KEBS denies involvement in tendering process of substandard gas cylinders

Acting KEBS MD Esther Ngari when she appeared before a National Assembly committee at County Hall Mini chambers, Nairobi. [Elvis Ogina, Standard]

The Kenya Bureau of Standards (KEBS) has denied any involvement in the tendering process of substandard gas cylinders.

KEBS, in a statement dated Friday, August 11, was responding to reports that it does not test Liquid Petroleum Gas (LPG) cylinders that were later found to be substandard.

The standards bureau instead clarified that it was not aware of any flaws in the products, and that their remarks before a Parliamentary Committee early in the week were “taken out of context.”

“For the avoidance of doubt, KEBS was not involved in the tendering process that led to the procurement of substandard products. Moreover, the statement that products with the Diamond Mark of Quality are not subjected to inspection and not tested upon arrival at the port of entry was taken out of context because it was clearly explained, that a diamond mark is a superior mark issued only after compliance to a rigorous process,” KEBS said.

On Thursday, August 10, the Public Accounts Committee (PAC) summoned KEBS Acting Managing Director Esther Ngari to explain why the government spent Sh125 million on defective LPG cylinders in the 2020/2021 Financial Year.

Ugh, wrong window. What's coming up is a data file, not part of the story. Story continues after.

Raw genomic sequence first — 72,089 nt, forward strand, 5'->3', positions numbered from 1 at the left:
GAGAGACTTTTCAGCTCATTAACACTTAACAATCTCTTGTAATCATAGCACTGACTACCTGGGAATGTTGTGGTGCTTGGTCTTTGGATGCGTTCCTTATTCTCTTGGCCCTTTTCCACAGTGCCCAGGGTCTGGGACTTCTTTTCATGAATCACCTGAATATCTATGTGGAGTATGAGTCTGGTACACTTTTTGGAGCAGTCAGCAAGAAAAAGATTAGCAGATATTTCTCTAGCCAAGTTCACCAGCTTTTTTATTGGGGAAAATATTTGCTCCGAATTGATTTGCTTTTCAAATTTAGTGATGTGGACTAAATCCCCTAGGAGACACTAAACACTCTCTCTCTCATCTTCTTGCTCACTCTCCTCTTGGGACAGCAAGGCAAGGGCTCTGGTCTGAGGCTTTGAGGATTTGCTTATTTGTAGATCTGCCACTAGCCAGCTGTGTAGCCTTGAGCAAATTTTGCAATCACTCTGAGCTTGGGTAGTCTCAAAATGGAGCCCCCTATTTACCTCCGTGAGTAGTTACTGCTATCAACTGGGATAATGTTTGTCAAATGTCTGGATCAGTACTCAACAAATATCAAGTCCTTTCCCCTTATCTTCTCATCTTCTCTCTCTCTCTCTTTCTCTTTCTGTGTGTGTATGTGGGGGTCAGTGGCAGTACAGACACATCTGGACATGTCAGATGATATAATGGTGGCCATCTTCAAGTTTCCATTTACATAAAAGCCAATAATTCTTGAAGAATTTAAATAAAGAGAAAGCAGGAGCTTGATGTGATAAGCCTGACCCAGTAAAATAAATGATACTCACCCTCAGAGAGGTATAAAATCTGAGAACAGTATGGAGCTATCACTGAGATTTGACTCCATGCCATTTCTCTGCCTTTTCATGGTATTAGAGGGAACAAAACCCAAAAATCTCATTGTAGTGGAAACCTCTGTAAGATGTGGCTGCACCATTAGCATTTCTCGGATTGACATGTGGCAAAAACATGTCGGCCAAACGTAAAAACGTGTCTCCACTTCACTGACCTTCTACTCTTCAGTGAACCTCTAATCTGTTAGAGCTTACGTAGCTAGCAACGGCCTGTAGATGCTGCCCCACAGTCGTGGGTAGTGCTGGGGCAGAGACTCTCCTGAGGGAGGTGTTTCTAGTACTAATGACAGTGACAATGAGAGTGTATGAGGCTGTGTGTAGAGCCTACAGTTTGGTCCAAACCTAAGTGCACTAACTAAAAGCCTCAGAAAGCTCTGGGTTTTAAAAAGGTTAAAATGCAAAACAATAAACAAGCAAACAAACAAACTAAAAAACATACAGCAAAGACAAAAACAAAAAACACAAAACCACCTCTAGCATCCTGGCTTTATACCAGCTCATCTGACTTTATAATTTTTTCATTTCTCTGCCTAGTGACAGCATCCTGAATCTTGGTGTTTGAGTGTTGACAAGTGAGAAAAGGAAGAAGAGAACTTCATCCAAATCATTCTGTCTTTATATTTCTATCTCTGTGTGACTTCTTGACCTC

In her defense, Ngari said that: “It is the responsibility of the person manufacturing a product covered by KEBS to comply with the requirement of the standards.”

She further admitted that they only inspect the premises of manufacturers who meet the threshold provided for in The Standards Act, before issuing them with a Diamond Mark of Quality.

Her responses led to the members of the committee scolding her with the chair John Mbadi demanding that KEBS officials be held accountable for exposing the lives of the people they are employed to protect.

In their defense, KEBS said that the statement that products with the Diamond Mark of Quality do not undergo inspection was misconstrued and that all products sold locally are tested.

“Product certification is carried out after due diligence is done on the manufacturer and the product. The process involves rigorous inspections and evaluation of the manufacturer’s premises, sampling and testing the products and signing a certification contract. The Diamond Mark of Quality is only issued after the process.”

The regulatory body also added that in the current financial year, it has conducted over 60,000 tests on consumer products.

Additionally, the Mark of Quality only signifies the manufacturer’s capability to consistently produce compliant products over the minimum requirements set and is voluntary.

“What is mandatory is the Standardization Mark of Quality (SMark) which manufacturers must acquire before releasing a product into the market,” the statement ended.